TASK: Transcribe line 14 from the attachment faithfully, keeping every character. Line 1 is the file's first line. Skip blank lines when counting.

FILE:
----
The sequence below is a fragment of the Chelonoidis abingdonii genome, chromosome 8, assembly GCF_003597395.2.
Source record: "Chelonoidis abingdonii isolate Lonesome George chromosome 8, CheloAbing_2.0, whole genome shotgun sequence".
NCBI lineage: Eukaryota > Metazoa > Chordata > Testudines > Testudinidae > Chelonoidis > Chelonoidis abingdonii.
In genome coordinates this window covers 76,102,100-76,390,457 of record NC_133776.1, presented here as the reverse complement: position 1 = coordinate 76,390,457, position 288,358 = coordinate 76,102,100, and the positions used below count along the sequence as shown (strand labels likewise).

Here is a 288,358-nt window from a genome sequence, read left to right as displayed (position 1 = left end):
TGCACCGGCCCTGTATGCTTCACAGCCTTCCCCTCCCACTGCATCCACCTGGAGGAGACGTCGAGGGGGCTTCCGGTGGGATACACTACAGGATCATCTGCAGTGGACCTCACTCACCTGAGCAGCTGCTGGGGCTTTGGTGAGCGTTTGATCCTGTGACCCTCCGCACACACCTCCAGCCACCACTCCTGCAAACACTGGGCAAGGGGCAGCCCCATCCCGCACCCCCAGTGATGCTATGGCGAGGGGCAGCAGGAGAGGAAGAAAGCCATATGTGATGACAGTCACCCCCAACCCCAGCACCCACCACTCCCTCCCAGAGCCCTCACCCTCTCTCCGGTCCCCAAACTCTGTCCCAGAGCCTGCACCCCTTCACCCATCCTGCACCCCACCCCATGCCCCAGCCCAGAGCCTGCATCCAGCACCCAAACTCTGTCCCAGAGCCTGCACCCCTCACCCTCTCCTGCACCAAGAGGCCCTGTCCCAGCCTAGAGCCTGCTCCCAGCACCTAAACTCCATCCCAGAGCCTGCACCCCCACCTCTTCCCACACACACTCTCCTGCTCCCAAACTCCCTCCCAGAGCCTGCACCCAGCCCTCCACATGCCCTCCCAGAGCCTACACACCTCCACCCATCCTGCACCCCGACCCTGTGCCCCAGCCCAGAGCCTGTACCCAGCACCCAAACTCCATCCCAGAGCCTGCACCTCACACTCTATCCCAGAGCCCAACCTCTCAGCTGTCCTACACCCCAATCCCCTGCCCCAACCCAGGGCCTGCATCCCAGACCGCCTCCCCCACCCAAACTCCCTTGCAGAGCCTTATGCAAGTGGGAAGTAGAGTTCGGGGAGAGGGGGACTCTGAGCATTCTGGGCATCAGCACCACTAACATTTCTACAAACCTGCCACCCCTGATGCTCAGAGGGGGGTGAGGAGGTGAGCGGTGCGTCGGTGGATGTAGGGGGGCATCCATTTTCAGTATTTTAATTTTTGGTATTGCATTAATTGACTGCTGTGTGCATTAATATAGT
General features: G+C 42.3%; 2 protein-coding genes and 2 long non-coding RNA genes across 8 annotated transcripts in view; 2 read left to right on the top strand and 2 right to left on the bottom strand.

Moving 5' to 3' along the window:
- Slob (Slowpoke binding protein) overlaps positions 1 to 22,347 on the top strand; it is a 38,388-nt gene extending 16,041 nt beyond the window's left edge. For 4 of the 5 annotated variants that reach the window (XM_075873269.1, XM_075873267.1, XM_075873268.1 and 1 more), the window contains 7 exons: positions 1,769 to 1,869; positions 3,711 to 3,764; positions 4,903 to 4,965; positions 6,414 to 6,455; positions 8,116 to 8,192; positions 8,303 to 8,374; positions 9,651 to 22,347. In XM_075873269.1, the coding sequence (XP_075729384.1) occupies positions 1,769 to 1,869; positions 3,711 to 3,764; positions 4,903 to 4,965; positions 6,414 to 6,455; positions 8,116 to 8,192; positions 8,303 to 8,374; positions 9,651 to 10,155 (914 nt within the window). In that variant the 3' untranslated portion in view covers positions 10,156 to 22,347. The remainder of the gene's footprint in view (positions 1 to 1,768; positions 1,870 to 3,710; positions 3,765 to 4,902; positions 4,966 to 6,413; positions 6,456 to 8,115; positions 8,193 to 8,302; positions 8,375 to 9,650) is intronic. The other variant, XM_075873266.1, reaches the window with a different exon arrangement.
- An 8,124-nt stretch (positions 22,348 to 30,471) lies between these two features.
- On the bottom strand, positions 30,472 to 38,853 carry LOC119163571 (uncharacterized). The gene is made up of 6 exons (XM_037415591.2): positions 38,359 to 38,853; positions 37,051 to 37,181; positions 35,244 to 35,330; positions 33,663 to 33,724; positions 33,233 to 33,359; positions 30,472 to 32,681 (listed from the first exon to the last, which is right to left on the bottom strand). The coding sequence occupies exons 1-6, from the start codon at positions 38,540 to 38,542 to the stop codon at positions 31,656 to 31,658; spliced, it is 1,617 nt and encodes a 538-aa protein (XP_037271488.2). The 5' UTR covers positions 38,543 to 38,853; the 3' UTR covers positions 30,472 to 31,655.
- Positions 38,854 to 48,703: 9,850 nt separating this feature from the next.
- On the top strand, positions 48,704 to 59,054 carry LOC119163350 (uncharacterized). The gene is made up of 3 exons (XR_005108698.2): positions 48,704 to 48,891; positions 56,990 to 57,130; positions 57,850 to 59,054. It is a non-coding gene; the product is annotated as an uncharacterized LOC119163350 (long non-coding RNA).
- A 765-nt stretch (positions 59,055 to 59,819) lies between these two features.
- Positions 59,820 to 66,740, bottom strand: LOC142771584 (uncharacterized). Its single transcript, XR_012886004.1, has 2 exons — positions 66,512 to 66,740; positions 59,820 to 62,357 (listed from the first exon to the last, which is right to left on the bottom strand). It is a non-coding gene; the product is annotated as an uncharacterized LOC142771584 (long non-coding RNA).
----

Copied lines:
- A 765-nt stretch (positions 59,055 to 59,819) lies between these two features.